Review of Dr. Ruth’s Guide To Teens And Sex Today: From Social Networking To Friends With Benefits
Dr. Ruth’s Guide To Teens And Sex Today:
From Social Networking To Friends With Benefits
By Dr. Ruth K. Westheimer with Pierre A. Lehu
Published by Teachers College Press, September 2008, New York: 148 pp.
Quick—someone get a copy of this to Sarah Palin.
Even parents who aren’t as clueless about teenage sexuality as the Republican vice-presidential candidate can certainly benefit from the practical, straightforward advice about dealing with adolescent sexuality from the pre-eminent sex therapist and educator, Dr. Ruth Westheimer.
And it doesn’t hurt that Dr. Westheimer tempers her advice with the reassuring, experienced voice of a mother and grandmother.
While it’s never been easy for parents to deal with the tangled emotions and raging hormones of their teenage children (including coping with some of their own ambivalence about having children who are old enough to be dealing with sexual issues), as Dr. Westheimer points out, it’s even more challenging today.
Whether it’s worrying about a teen’s exploration of an Internet chat room, and the potential of an online predator setting up an in-person meeting; setting clear and appropriate boundaries about a teen’s use of social networking sites such as MySpace; withstanding the media pressures of sexually explicit content in advertising or popular shows—or even understanding the new codes about dating (including the concept that girls performing oral sex on boys somehow doesn’t count), Dr. Westheimer confronts them with her characteristic candor and lack of squeamishness.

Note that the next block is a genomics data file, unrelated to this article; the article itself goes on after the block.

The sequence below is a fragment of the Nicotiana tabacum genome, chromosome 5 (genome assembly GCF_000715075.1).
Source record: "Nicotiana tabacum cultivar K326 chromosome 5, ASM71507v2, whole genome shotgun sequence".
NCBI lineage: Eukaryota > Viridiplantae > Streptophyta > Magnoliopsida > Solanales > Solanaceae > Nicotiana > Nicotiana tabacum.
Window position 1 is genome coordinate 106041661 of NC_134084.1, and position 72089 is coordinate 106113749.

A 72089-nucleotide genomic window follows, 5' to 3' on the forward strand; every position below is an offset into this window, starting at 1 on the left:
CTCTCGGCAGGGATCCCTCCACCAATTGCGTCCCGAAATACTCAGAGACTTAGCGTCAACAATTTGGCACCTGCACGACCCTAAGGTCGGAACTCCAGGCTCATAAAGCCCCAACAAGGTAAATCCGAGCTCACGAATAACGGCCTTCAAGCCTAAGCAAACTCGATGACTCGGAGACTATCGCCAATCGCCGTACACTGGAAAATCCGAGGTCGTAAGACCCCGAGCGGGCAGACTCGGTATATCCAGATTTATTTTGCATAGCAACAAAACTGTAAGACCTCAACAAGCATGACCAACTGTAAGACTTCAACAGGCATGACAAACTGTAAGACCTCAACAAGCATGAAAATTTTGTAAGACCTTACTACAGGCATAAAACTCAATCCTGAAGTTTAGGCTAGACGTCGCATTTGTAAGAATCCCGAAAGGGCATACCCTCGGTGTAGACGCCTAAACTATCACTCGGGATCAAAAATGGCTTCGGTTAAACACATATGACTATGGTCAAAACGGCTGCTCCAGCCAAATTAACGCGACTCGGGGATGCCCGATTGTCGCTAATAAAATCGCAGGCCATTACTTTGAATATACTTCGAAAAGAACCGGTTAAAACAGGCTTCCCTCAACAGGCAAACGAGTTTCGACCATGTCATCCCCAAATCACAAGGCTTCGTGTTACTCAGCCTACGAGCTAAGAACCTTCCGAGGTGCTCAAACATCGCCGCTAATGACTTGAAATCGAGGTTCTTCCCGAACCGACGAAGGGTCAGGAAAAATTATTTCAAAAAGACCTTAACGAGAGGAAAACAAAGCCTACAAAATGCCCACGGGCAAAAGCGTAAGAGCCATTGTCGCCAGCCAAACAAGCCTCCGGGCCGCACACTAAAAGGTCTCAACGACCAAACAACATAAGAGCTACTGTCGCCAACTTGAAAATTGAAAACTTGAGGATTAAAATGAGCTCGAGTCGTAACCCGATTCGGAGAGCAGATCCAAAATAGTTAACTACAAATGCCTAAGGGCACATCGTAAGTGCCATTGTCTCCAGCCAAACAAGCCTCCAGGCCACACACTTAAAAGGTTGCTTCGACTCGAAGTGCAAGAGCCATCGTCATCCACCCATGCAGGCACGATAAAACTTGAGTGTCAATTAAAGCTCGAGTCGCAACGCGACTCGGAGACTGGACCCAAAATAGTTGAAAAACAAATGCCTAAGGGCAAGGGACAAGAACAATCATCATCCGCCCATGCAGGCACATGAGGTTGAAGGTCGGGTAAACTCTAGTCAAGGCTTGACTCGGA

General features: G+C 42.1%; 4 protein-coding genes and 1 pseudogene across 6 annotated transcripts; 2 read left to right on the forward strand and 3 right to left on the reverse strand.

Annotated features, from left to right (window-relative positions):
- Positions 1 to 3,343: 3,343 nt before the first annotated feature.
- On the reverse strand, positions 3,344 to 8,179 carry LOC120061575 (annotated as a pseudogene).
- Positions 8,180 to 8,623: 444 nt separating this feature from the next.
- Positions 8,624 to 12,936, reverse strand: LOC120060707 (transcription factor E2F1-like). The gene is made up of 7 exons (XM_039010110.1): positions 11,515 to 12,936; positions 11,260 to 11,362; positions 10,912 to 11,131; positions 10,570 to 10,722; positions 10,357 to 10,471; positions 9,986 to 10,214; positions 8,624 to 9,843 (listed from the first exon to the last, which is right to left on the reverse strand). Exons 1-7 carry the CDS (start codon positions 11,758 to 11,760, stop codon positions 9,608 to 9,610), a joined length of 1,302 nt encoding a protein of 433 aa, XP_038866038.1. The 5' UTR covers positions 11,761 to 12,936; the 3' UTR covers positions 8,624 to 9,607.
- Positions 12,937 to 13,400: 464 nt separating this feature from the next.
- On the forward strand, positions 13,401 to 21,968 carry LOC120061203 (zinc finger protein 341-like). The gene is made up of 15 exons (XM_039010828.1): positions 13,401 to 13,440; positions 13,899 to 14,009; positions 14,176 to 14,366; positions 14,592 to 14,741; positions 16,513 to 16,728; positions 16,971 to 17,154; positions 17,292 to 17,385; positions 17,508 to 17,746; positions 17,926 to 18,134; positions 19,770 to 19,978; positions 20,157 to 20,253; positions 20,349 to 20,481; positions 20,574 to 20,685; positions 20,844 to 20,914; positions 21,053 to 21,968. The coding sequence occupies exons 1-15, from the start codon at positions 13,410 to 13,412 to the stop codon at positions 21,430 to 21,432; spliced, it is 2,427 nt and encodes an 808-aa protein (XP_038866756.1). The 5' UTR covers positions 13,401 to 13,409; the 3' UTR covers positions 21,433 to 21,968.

Dr. Westheimer is also explicit in her message to parents that they be parents, and not worry about being their children’s friends, especially during the often-frightening teenage years when many adolescents may wish they could retreat from scary situations by invoking parental rules.
She also points out the way European parents handle their teens’ sexuality, with the result that there are fewer abortions and teen pregnancies in Europe. Rather than promoting abstinence, or turning away from the topic altogether, in Europe parents are more apt to give permission for their teenagers to have sex if they’re in a serious relationship and practice responsible birth control and safe sex.
“If you lay down very strict limits on your children but they’re limits that they’re not likely to obey, once they’ve disobeyed you, you’ve lost most, if not all, of your influence over them with regard to that topic,” writes Dr. Westheimer. “…As the dangers multiply, it’s only natural that parents will want to protect their children, but smothering is not going to work, either in the short run or the long run. What you have to do is help them grow up, which means you have to give them more responsibility, not less. If you can no longer just lay down laws that will stop peer pressure in its tracks, then you have to make sure that your teens are prepared to handle this pressure on their own.”
With this smart, sensitive and self-assured volume in hand, you will be prepared to do precisely that.#